Japan approves record defence budget amid China threats
The figure marks the 10th straight increase in annual defence spending and exceeds a ceiling of 1% of the gross domestic product that the pacifist country has largely maintained for decades.
Japan’s cabinet approved Friday a record defence budget of 5.4 trillion yen ($47.2 billion) for the year starting in April, as it seeks to bolster its ability to fend off threats from neighbouring China.
The figure marks the 10th straight increase in annual defence spending and exceeds a ceiling of 1% of the gross domestic product that the pacifist country has largely maintained for decades. The plan follows record defence spending in a supplementary budget passed by parliament this week.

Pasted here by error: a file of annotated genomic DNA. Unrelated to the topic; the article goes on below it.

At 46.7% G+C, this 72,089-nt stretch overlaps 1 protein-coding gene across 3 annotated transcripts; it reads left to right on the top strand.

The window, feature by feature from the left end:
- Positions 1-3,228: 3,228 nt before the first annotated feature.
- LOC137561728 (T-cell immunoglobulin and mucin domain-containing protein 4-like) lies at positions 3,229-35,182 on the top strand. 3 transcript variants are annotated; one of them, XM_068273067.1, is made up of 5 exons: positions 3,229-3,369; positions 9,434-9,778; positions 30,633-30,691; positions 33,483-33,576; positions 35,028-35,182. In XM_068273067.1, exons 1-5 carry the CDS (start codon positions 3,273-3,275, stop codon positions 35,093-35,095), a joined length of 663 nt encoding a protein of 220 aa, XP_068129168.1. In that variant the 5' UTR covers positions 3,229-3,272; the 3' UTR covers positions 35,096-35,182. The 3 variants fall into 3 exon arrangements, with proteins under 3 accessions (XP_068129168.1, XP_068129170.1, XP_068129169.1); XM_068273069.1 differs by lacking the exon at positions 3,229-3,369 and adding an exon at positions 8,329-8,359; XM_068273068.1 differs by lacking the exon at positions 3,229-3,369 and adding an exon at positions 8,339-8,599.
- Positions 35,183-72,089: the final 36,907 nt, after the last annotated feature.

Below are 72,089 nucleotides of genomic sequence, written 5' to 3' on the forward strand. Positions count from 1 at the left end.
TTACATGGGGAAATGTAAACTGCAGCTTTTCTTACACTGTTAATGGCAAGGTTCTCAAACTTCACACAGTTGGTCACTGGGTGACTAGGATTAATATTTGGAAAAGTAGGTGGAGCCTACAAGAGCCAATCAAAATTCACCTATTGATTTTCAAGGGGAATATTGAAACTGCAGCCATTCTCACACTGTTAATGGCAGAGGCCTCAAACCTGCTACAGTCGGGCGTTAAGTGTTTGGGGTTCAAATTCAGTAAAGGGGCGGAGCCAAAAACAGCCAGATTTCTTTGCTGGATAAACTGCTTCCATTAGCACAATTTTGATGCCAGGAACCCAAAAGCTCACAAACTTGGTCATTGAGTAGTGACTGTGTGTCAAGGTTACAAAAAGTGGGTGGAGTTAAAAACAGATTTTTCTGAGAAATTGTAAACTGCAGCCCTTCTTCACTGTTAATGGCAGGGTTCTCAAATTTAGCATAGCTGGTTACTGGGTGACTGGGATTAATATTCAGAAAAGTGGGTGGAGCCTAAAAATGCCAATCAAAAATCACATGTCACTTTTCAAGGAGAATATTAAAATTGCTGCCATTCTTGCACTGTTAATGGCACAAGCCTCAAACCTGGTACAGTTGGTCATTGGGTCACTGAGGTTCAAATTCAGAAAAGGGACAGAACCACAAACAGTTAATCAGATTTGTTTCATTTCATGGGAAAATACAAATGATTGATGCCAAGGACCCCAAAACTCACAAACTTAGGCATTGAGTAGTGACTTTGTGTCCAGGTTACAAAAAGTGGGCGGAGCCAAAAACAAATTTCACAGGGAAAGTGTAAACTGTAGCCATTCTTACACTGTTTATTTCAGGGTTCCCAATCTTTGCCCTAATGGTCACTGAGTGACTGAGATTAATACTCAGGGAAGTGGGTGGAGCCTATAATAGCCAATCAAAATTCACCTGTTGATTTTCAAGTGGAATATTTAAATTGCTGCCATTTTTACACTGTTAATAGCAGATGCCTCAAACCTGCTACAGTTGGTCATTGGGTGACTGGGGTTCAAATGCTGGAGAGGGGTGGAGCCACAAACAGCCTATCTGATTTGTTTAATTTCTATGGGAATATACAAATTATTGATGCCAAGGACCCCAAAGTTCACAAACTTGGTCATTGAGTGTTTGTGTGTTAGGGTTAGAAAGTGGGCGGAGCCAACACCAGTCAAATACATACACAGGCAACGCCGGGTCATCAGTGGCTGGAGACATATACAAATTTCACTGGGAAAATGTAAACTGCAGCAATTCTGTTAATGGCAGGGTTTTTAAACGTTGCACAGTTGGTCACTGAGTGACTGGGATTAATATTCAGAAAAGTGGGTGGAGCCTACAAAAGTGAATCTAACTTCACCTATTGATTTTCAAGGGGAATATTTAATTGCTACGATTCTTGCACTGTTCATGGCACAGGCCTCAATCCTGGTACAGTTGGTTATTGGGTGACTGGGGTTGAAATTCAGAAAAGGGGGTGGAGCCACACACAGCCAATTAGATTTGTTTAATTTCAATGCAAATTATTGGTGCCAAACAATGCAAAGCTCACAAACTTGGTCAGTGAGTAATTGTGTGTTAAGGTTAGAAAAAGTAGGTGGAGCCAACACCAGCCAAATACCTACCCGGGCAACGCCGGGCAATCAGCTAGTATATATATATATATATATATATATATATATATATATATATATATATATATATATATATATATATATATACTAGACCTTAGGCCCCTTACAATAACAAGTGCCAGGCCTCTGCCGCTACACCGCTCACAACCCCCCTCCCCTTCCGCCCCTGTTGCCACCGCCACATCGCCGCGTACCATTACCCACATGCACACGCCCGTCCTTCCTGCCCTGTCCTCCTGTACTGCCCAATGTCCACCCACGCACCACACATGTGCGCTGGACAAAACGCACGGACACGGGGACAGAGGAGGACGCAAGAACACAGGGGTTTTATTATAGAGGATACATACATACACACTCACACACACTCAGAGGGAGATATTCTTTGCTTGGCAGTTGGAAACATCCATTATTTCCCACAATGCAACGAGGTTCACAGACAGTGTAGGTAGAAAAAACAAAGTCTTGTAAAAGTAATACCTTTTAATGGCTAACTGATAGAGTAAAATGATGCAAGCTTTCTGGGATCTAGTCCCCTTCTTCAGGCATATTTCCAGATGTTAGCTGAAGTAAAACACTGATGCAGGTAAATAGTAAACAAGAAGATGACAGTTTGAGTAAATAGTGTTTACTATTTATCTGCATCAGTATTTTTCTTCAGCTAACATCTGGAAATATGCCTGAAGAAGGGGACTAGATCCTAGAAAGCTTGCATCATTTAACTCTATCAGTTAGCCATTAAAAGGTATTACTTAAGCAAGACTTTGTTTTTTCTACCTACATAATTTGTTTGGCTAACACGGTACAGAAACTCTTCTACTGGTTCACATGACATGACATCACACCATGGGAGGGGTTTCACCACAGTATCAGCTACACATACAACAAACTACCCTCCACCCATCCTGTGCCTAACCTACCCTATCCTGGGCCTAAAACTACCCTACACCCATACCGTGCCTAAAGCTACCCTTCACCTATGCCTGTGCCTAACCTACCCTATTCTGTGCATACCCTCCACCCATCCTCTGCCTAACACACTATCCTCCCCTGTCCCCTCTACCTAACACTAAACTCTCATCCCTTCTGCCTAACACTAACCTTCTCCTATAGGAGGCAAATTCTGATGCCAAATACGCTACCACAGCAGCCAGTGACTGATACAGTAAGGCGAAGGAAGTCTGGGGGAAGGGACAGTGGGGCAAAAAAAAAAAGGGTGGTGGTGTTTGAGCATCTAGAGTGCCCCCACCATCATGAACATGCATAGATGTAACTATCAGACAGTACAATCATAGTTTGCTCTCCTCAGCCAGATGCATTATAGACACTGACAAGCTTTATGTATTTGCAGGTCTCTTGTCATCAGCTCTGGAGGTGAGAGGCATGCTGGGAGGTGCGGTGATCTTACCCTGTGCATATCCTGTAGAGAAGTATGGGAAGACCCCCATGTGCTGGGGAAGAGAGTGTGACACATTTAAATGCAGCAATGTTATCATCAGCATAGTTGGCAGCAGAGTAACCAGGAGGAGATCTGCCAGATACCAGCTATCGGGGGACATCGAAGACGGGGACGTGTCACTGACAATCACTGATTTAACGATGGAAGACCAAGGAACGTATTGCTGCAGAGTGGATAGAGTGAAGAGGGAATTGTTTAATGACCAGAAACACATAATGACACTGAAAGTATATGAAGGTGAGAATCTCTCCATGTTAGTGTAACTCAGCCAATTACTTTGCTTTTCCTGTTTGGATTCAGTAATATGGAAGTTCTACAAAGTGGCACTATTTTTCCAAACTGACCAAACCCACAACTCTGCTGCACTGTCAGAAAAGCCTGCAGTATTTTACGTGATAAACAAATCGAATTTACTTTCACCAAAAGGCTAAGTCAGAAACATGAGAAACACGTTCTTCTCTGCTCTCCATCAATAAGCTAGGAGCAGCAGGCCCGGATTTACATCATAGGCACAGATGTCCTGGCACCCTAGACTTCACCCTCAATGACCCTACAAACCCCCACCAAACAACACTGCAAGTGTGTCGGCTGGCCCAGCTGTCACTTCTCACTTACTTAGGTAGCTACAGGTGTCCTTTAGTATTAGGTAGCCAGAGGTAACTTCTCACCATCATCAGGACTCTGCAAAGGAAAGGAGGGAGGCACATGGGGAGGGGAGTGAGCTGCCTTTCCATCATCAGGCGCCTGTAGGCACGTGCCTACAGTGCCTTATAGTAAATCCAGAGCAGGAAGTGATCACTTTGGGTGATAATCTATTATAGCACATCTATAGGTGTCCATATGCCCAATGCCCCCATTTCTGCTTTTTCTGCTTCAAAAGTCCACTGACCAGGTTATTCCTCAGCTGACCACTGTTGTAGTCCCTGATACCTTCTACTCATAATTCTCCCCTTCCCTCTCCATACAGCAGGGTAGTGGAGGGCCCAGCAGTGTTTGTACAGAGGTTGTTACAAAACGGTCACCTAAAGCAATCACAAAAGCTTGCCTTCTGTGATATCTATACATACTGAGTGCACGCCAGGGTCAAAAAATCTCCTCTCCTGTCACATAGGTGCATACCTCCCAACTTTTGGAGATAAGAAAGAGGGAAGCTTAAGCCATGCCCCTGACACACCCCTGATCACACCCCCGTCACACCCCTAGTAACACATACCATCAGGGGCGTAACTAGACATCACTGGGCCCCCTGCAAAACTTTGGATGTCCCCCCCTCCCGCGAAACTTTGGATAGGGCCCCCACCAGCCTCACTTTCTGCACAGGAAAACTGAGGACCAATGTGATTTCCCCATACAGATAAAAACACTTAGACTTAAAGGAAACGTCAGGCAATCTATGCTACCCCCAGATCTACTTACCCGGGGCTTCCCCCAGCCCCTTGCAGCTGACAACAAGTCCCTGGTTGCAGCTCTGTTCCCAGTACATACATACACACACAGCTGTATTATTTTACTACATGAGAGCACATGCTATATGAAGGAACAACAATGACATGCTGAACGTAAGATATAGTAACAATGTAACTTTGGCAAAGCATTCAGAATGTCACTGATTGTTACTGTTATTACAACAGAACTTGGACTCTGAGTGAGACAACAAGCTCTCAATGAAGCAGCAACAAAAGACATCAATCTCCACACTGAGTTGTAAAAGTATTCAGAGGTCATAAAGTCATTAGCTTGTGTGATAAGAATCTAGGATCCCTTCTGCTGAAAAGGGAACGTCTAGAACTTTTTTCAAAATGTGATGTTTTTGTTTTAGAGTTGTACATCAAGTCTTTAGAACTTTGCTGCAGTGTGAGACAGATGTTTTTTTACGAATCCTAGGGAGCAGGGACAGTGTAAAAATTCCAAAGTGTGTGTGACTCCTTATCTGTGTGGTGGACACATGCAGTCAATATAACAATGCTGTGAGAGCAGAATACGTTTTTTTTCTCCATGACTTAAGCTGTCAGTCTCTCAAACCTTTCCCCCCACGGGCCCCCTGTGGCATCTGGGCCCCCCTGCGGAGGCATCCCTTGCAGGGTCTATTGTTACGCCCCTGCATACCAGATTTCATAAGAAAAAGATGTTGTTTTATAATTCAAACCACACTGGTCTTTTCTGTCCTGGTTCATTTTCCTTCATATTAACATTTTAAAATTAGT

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Japan’s military budget is modest by comparison with its ally the U.S., at an estimated $778 billion for 2020, and China at $252 billion, according to the Stockholm International Peace Research Institute. The overall budget must be passed by parliament before it is officially enacted next year.
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Ties between Japan and China turned increasingly chilly after Beijing’s clampdown on Hong Kong in 2020 and ships from both countries continue to chase one another around islands they both claim in the East China Sea. Japanese officials, including Prime Minister Fumio Kishida, have also become increasingly outspoken about the need to prepare for a contingency around Taiwan.
The current year’s extra budget and next year’s budget together include:
- 79 billion yen for space-related activities and 34 billion yen for cybersecurity projects, both up sharply on the previous year
- More than 100 billion yen for the development of a next-generation fighter plane
- About 128 billion yen for 12 Lockheed-Martin F-35 planes